When the boy falls out of the tree right at Naomi’s feet, she thinks it’s a dead body.  But instead it’s Finn, a boy who seems to have come from nowhere and be tied to no one.  Naomi too could seem adrift as an orphan, but after her father died a neighbor couple took her in and gave her a home.  Her best friend Lizzie is also an orphan and hoping to be adopted by her foster family.  Their story entwines with that of a wealthy woman in Ireland whose background is slowly exposed and the connections tightened.  This is a journey of a book, one that offers great eccentric characters, a town that has many secrets, and the amazement of unexpected ties to one another.

A new book by Creech is always something I look forward to and this is one of her best.  The intricate ties and reveals in the book make it a spectacular read and a book that unwinds like a curving road before you.  The writing is solid and lovely.  Creech takes the time to make each character special, even when just glimpsed for a single scene.  There is always something tantalizing about them and you know there are further depths there. 

Creech’s novel is all about hope and connections in life.  It is a book that uplifts and brings joy.  There is also some darkness here, death and life next to each other, survival and loss.  It is not an easy world that is portrayed here and things are not simple.  But there is beauty and hope and transcendence.

Highly recommended, this is a book that will delight Creech fans and create new ones.  Appropriate for ages 9-12.

Reviewed from copy received from HarperCollins.

one year in coal harbor

One Year in Coal Harbor by Polly Horvath

Return to the world of Horvath’s Newbery Honor winning Everything on a Waffle in this follow up.  Primrose Squarp is back living with her parents in Coal Harbor and everything should be just fine, but there’s more trouble brewing in town.  Primrose just knows that if people would listen to her, it would all work out fine.  Like Uncle Jack and Kate Bowzer: Primrose knows they are in love, but they just won’t admit it.  Then there’s the lack of a best friend, though the new foster kid might just be the right person.  And finally, there’s logging happening outside of town that’s bringing in protesters and developers, making for all sorts of excitement.  Horvath lives up to the first book here, giving readers another chance to spend time in Coal Harbor.

Horvath has created a beautiful setting for her book that is so much a part of the story that it could not have happened anywhere else.  She has then taken that setting and populated it with amazing characters.  There are snotty girls, loving friends, intriguing strangers, and at the heart an extended family that provides support through everything.  While the characters may be wild at times, there is such a network of community in the book that it all makes merry sense.

Though there is a sense of community and family throughout, Horvath also deals with some darker issues here.  There is the question of development of wilderness and the death of a pet.  While this darkness is there, it is not all encompassing.  The town continues to function and life goes on. 

Horvath’s writing is also exquisite.  I particularly enjoy the parts where Primrose (who is wise and interesting and exactly the sort of person any reader would want as a best friend) is thinking about life.  Here is one of my favorite passages from page 148:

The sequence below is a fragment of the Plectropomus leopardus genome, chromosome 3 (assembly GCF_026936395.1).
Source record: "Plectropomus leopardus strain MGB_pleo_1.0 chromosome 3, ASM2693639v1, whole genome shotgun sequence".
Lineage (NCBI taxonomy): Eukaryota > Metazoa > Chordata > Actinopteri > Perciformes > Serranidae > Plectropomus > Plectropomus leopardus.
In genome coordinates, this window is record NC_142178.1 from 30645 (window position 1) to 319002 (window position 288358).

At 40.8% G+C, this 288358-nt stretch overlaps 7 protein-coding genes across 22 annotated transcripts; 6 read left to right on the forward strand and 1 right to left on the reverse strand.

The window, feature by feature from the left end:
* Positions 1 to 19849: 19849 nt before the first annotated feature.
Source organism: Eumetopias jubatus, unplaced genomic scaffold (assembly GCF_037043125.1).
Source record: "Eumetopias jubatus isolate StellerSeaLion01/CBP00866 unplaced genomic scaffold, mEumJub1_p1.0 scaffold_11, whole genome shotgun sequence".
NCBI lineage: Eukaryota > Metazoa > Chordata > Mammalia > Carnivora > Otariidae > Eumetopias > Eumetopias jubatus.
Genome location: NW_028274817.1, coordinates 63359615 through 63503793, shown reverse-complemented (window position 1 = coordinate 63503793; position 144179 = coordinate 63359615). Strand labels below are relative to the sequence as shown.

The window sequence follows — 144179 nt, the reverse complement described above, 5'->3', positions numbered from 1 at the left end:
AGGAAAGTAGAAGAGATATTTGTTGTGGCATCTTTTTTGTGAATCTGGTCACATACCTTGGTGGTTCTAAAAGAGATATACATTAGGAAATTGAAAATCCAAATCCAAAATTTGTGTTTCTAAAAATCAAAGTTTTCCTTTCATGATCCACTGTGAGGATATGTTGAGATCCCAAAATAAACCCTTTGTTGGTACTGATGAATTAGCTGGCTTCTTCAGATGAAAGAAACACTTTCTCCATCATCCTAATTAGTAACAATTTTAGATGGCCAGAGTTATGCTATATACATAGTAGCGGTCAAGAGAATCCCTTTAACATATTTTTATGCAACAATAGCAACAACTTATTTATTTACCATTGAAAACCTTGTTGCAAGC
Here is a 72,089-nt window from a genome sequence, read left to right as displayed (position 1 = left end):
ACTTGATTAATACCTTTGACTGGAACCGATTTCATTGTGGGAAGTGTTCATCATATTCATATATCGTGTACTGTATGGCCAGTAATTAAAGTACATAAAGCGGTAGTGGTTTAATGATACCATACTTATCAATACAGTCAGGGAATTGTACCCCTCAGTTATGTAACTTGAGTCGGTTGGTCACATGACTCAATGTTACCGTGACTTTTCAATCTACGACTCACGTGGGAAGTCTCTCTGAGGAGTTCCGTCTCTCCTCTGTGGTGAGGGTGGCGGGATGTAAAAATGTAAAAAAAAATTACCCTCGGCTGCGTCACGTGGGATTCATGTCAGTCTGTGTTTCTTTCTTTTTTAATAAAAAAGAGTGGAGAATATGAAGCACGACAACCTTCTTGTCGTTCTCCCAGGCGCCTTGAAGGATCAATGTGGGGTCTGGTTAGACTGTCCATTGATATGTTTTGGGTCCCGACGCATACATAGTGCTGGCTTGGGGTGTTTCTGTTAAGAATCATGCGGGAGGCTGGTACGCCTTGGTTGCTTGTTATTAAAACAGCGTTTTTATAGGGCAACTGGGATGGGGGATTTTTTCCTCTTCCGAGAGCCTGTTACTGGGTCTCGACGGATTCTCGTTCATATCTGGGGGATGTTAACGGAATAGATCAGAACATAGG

…but it was as if he and I and the hills were all part of one thing, separate from other things on Earth. Just as my mother and father and I were part of one thing, separate from all else. And these small subsets within the universe, I decided, are maybe what people love best. Whether it is you and the ocean or you and your sisters or you and your B and B, your husband and children.

Fans of the first book should definitely read the second, and truly, who in could ever pass it up!  I envy new readers of the pair of books who can read them back to back and spend an extended time in Coal Harbor.  Appropriate for ages 9-12.

Reviewed from digital galley from NetGalley.

amelia anne

Amelia Anne Is Dead and Gone by Kat Rosenfield

When the girl is found dead on the highway near Becca’s small hometown, the entire town is enveloped in the question of who she was and who killed her.  All Becca knows is that she is going to leave town at the end of the summer, and leave her boyfriend behind too.  But then her boyfriend breaks up with her right after they have sex, and Becca’s world shifts.  She too becomes captured by the drama of the murdered girl and finds herself unable to move forward with her plans to head to college.  Amelia Anne, the dead girl, was already in college.  Caught with a boyfriend who no longer understands her, Amelia continues to date him waiting for the best time to break up.  Two girls who end up in the same small town for very different reasons, one at the beginning of her life and the other at the end. 

Rosenfield’s writing is unique and heady.  She writes with all of her senses, creating a feeling that is almost smothering at times, flying high in others, and always remarkable.  Her writing is best when creating a world for just two people, something that happens often here.  Those dynamics ring true and painful and wistful. 

Her writing about the small town and its history of death is also beautifully done.  As readers, we inhale along with the characters, breathing in the scents of the woods and the roses.  We witness the fact that small town knowledge can also kill, work through grief with people, and jump to the wrong conclusions.  It’s an exhilarating ride of a novel that also takes the time to truly create its own setting and history.

Amazing writing, a violent mystery and a small town setting create a book that is impossible to put down, yet invites you to linger with it longer.  Appropriate for ages 16-18.

Reviewed from copy received from Dutton Books.